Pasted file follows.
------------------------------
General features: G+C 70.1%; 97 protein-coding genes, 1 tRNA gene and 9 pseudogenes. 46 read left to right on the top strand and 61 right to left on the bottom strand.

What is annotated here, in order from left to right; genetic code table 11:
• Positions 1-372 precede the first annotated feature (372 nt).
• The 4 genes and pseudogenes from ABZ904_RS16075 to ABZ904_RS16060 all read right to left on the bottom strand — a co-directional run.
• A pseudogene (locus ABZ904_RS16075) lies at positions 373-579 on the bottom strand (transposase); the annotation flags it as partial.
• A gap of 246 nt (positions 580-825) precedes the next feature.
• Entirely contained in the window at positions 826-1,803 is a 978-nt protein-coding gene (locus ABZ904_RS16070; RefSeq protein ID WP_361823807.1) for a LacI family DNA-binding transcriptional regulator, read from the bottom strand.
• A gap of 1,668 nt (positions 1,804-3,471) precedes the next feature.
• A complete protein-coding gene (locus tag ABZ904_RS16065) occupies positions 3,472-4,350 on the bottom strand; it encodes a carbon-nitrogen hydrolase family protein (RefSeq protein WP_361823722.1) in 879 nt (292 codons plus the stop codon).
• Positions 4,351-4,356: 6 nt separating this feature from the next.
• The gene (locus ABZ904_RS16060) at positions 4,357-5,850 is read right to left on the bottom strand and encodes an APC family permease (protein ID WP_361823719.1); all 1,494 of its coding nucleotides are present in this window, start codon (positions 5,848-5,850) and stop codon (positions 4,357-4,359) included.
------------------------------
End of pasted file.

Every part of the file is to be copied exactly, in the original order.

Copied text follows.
General features: G+C 70.1%; 97 protein-coding genes, 1 tRNA gene and 9 pseudogenes. 46 read left to right on the top strand and 61 right to left on the bottom strand.

What is annotated here, in order from left to right; genetic code table 11:
• Positions 1-372 precede the first annotated feature (372 nt).
• The 4 genes and pseudogenes from ABZ904_RS16075 to ABZ904_RS16060 all read right to left on the bottom strand — a co-directional run.
• A pseudogene (locus ABZ904_RS16075) lies at positions 373-579 on the bottom strand (transposase); the annotation flags it as partial.
• A gap of 246 nt (positions 580-825) precedes the next feature.
• Entirely contained in the window at positions 826-1,803 is a 978-nt protein-coding gene (locus ABZ904_RS16070; RefSeq protein ID WP_361823807.1) for a LacI family DNA-binding transcriptional regulator, read from the bottom strand.
• A gap of 1,668 nt (positions 1,804-3,471) precedes the next feature.
• A complete protein-coding gene (locus tag ABZ904_RS16065) occupies positions 3,472-4,350 on the bottom strand; it encodes a carbon-nitrogen hydrolase family protein (RefSeq protein WP_361823722.1) in 879 nt (292 codons plus the stop codon).
• Positions 4,351-4,356: 6 nt separating this feature from the next.
• The gene (locus ABZ904_RS16060) at positions 4,357-5,850 is read right to left on the bottom strand and encodes an APC family permease (protein ID WP_361823719.1); all 1,494 of its coding nucleotides are present in this window, start codon (positions 5,848-5,850) and stop codon (positions 4,357-4,359) included.